Inspired by FriedCircuits’ USB Tester 2.0, I’ve decided that instead of ordering one, I’ll make one myself on a protoboard.

I had one Dangerous Prototypes’ 6037 protoboard, which had ideal size for this. I also have an Sick of Beige acrylic cover for it, although the top part of course doesn’t fit. (Only after soldering I’ve realised that I probably have top and bottom reversed…)

So, besides breaking out all the USB pins on the header near the Mini USB connector and breaking the VBUS line onto a jumper (to hook a multimeter into the line to measure current), I wanted to “convert current to voltage”, so that I can measure the current with a microcontroller, or a voltmeter, since my basic one can’t measure current over 200mA directly.

The relevant source for this part of the circuit is Embedded Labs’ writeup. Basically, the ground line is connected through a low resistance (and high wattage) resistor, and the voltage drop on this resistor is then amplified using an operational amplifier (non-inverting). I used:

- Rs, the “measuring” resistor, has resistance 0.207R, can dissipate 3W. The voltage drop is V=IR, so max 2 * 0.207 = 0.414 V for max 2A of current, but usually much smaller. The wattage is sufficient: Power = V
*I = R*I^2 = 0.207 * 2^2 = 0.828 W, well below 3W for 2A of current. - op amp is LM358, with resistors Ri=978R, Rf=9770R, so the amplification is approximately 1+Rf/Ri = 11 times. So for max 2A of current, the resulting voltage is at most (1+Rf/Ri) * 0.414 = 4.55V, which is below the required 5V.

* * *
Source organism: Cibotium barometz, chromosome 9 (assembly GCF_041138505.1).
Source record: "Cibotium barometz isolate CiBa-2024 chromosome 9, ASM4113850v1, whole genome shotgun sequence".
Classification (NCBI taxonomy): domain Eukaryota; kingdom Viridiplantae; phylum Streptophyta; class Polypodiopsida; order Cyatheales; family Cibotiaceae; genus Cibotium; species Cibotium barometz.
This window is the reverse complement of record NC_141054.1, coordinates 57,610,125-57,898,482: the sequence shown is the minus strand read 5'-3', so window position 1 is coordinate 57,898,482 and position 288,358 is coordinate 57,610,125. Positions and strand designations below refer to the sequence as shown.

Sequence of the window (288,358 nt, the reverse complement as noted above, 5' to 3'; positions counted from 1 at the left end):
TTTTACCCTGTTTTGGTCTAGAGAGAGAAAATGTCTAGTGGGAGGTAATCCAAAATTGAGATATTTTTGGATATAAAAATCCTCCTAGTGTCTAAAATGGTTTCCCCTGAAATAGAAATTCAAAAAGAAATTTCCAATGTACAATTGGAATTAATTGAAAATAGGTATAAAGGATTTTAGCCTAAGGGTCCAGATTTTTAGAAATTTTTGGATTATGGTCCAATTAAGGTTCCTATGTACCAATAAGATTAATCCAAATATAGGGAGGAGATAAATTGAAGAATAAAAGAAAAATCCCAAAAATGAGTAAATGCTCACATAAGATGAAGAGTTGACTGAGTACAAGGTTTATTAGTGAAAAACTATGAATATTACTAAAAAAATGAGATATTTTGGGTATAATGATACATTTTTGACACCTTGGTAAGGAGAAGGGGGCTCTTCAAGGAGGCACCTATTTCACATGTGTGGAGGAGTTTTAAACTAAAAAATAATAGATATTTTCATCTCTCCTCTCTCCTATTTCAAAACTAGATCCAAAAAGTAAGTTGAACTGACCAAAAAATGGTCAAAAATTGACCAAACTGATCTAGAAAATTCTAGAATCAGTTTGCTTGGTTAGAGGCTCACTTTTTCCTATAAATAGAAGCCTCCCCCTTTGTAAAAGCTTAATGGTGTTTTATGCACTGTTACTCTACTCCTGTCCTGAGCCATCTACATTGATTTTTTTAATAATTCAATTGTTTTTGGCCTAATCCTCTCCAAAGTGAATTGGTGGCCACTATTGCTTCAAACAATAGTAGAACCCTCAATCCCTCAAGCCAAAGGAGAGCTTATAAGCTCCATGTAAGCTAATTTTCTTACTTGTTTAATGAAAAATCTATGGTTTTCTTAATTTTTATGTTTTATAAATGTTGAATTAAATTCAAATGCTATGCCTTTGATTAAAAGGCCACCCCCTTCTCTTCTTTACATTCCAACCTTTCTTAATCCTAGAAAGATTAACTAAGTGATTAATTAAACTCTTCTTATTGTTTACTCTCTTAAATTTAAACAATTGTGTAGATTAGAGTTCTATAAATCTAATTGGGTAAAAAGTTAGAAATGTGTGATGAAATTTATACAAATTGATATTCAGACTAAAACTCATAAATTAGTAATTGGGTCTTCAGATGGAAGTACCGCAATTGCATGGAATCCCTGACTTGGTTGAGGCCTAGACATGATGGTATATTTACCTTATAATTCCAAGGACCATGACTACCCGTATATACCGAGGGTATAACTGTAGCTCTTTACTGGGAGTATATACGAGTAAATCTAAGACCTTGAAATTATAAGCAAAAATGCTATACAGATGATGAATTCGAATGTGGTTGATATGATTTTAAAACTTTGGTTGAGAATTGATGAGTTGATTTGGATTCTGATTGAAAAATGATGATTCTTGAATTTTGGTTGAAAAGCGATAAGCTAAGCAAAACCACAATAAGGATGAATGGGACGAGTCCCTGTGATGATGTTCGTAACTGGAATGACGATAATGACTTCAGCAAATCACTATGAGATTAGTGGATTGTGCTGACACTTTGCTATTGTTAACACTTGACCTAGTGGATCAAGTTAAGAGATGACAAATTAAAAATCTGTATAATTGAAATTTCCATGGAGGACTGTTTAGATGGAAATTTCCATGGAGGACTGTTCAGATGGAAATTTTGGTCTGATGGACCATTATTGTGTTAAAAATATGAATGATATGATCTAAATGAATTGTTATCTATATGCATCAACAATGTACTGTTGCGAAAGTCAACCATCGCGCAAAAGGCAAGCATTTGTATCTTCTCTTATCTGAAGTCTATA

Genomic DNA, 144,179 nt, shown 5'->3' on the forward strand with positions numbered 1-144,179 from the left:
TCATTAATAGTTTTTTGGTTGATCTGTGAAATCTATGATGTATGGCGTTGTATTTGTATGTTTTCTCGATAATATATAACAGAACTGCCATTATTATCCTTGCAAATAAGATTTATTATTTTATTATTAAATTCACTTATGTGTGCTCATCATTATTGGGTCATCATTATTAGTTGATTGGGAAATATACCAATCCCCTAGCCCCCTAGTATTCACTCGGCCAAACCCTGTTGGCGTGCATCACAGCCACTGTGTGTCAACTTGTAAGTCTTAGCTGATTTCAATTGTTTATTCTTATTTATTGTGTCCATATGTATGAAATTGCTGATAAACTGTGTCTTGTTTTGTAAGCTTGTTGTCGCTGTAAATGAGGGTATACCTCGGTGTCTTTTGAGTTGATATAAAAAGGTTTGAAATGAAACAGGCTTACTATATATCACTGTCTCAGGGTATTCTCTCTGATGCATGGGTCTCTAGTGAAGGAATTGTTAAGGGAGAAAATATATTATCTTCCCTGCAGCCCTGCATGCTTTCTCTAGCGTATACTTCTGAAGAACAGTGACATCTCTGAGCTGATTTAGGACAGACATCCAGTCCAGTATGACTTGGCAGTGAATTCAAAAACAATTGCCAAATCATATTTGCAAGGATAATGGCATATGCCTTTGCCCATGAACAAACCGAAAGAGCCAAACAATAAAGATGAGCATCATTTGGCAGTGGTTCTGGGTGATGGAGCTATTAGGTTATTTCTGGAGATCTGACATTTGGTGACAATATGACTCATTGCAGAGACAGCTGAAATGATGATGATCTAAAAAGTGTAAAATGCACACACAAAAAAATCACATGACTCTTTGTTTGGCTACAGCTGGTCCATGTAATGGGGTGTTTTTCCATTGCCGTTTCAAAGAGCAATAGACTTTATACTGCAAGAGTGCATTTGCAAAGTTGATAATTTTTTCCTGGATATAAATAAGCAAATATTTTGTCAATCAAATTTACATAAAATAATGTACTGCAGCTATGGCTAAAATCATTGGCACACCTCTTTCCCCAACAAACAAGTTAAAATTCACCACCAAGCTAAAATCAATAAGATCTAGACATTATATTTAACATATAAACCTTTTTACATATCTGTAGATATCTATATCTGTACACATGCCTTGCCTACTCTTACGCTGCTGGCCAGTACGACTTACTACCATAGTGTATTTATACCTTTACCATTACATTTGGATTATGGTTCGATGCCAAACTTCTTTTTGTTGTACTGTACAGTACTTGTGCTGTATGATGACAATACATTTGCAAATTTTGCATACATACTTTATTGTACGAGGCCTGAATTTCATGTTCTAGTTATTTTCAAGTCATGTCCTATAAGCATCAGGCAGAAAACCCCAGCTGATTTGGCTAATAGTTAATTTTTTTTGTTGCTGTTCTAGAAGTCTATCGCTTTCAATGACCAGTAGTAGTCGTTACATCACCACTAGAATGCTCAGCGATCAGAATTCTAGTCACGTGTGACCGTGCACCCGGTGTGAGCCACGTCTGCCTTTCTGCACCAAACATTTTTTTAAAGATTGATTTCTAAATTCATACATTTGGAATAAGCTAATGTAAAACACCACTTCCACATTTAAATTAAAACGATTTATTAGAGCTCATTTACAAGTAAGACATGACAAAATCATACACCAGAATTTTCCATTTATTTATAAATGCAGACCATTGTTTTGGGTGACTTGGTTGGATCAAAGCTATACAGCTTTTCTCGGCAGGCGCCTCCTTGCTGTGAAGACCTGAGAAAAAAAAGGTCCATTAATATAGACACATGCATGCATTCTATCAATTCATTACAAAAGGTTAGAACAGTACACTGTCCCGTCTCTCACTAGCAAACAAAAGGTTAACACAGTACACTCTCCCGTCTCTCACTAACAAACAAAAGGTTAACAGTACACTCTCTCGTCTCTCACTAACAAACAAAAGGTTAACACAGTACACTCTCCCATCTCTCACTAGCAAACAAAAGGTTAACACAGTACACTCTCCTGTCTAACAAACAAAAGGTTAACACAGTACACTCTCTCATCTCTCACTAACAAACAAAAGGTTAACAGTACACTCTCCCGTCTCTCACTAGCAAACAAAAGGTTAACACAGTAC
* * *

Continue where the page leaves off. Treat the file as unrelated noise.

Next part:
- the final computed Coeff = 2.275 V/A, where I = Vmeasured / Coeff.

Comparing the results using a multimeter for current, and then measuring voltage on the “sense” pin show that the multimeter ones are by about 20mA lower. Why - I have no idea, but I’m sure that someone who actually understands electronics can enlighten me :) My uneducated guess would be that it’s because I’m powering the amp circuit with the USB source power.

A table of measured things (minimus m32u2, ciseco URF, gl.inet router) follows. There is some uncertainty, since the consumption of the latter two devices changes over time a bit. For the computation, I’ve used the “average”.

```
Vmeasured (V) Imeasured (mA) Icomputed (mA)
0.111 27.3 49
0.118-0.126 30-33 54
0.338-0.350 128-135 151
```

So I suppose the final formula to use is Icomputed = Vmeasured / 2.275 - 0.02 A.

Schematic:

Finally, the “bottom” pic, showing my bad soldering skills and habits: